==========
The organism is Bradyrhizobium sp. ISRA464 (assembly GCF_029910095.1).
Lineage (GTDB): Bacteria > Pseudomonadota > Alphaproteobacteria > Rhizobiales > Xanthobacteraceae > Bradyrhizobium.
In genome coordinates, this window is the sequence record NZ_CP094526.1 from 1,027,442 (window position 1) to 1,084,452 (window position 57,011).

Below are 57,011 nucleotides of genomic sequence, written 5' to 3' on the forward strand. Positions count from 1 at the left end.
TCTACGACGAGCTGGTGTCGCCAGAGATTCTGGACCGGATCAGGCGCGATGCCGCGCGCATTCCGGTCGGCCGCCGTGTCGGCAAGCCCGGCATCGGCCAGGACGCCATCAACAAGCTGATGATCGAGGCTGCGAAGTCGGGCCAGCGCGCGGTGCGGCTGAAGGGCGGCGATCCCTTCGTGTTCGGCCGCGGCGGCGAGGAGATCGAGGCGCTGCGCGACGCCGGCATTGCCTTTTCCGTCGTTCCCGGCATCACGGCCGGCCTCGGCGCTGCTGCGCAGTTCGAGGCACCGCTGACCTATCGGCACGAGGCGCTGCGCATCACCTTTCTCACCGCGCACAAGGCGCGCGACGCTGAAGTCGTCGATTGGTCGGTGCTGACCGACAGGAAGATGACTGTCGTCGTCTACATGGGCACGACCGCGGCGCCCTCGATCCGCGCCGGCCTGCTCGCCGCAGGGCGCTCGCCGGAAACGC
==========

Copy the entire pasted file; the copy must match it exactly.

The organism is Bradyrhizobium sp. ISRA464 (assembly GCF_029910095.1).
Lineage (GTDB): Bacteria > Pseudomonadota > Alphaproteobacteria > Rhizobiales > Xanthobacteraceae > Bradyrhizobium.
In genome coordinates, this window is the sequence record NZ_CP094526.1 from 1,027,442 (window position 1) to 1,084,452 (window position 57,011).

Below are 57,011 nucleotides of genomic sequence, written 5' to 3' on the forward strand. Positions count from 1 at the left end.
TCTACGACGAGCTGGTGTCGCCAGAGATTCTGGACCGGATCAGGCGCGATGCCGCGCGCATTCCGGTCGGCCGCCGTGTCGGCAAGCCCGGCATCGGCCAGGACGCCATCAACAAGCTGATGATCGAGGCTGCGAAGTCGGGCCAGCGCGCGGTGCGGCTGAAGGGCGGCGATCCCTTCGTGTTCGGCCGCGGCGGCGAGGAGATCGAGGCGCTGCGCGACGCCGGCATTGCCTTTTCCGTCGTTCCCGGCATCACGGCCGGCCTCGGCGCTGCTGCGCAGTTCGAGGCACCGCTGACCTATCGGCACGAGGCGCTGCGCATCACCTTTCTCACCGCGCACAAGGCGCGCGACGCTGAAGTCGTCGATTGGTCGGTGCTGACCGACAGGAAGATGACTGTCGTCGTCTACATGGGCACGACCGCGGCGCCCTCGATCCGCGCCGGCCTGCTCGCCGCAGGGCGCTCGCCGGAAACGC